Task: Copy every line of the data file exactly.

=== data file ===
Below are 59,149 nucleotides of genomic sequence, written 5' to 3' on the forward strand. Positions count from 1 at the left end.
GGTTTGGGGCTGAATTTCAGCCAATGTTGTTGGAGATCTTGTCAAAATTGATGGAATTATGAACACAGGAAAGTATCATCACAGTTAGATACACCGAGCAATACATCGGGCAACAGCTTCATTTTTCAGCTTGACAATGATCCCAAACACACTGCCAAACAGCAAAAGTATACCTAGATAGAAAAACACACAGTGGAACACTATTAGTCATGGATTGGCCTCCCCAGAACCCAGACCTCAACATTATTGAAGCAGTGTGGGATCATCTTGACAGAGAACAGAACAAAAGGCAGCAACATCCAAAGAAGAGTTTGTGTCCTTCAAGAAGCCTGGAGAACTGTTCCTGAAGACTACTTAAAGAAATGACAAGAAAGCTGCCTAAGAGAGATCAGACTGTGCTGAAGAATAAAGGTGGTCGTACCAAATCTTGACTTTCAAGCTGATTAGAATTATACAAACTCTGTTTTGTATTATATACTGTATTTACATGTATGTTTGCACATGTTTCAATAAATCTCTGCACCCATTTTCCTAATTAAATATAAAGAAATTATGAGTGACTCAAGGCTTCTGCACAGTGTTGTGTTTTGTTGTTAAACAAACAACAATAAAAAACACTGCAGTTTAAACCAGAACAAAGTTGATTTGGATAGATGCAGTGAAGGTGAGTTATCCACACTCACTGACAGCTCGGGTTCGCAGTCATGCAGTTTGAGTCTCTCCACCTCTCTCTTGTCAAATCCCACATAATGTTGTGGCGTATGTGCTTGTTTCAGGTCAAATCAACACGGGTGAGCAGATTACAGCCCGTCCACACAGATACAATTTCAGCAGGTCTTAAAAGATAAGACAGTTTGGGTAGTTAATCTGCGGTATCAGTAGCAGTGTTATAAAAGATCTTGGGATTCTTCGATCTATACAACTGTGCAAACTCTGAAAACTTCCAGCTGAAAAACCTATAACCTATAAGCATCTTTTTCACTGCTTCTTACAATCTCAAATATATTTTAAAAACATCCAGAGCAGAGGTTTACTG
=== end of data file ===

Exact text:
Below are 59,149 nucleotides of genomic sequence, written 5' to 3' on the forward strand. Positions count from 1 at the left end.
GGTTTGGGGCTGAATTTCAGCCAATGTTGTTGGAGATCTTGTCAAAATTGATGGAATTATGAACACAGGAAAGTATCATCACAGTTAGATACACCGAGCAATACATCGGGCAACAGCTTCATTTTTCAGCTTGACAATGATCCCAAACACACTGCCAAACAGCAAAAGTATACCTAGATAGAAAAACACACAGTGGAACACTATTAGTCATGGATTGGCCTCCCCAGAACCCAGACCTCAACATTATTGAAGCAGTGTGGGATCATCTTGACAGAGAACAGAACAAAAGGCAGCAACATCCAAAGAAGAGTTTGTGTCCTTCAAGAAGCCTGGAGAACTGTTCCTGAAGACTACTTAAAGAAATGACAAGAAAGCTGCCTAAGAGAGATCAGACTGTGCTGAAGAATAAAGGTGGTCGTACCAAATCTTGACTTTCAAGCTGATTAGAATTATACAAACTCTGTTTTGTATTATATACTGTATTTACATGTATGTTTGCACATGTTTCAATAAATCTCTGCACCCATTTTCCTAATTAAATATAAAGAAATTATGAGTGACTCAAGGCTTCTGCACAGTGTTGTGTTTTGTTGTTAAACAAACAACAATAAAAAACACTGCAGTTTAAACCAGAACAAAGTTGATTTGGATAGATGCAGTGAAGGTGAGTTATCCACACTCACTGACAGCTCGGGTTCGCAGTCATGCAGTTTGAGTCTCTCCACCTCTCTCTTGTCAAATCCCACATAATGTTGTGGCGTATGTGCTTGTTTCAGGTCAAATCAACACGGGTGAGCAGATTACAGCCCGTCCACACAGATACAATTTCAGCAGGTCTTAAAAGATAAGACAGTTTGGGTAGTTAATCTGCGGTATCAGTAGCAGTGTTATAAAAGATCTTGGGATTCTTCGATCTATACAACTGTGCAAACTCTGAAAACTTCCAGCTGAAAAACCTATAACCTATAAGCATCTTTTTCACTGCTTCTTACAATCTCAAATATATTTTAAAAACATCCAGAGCAGAGGTTTACTG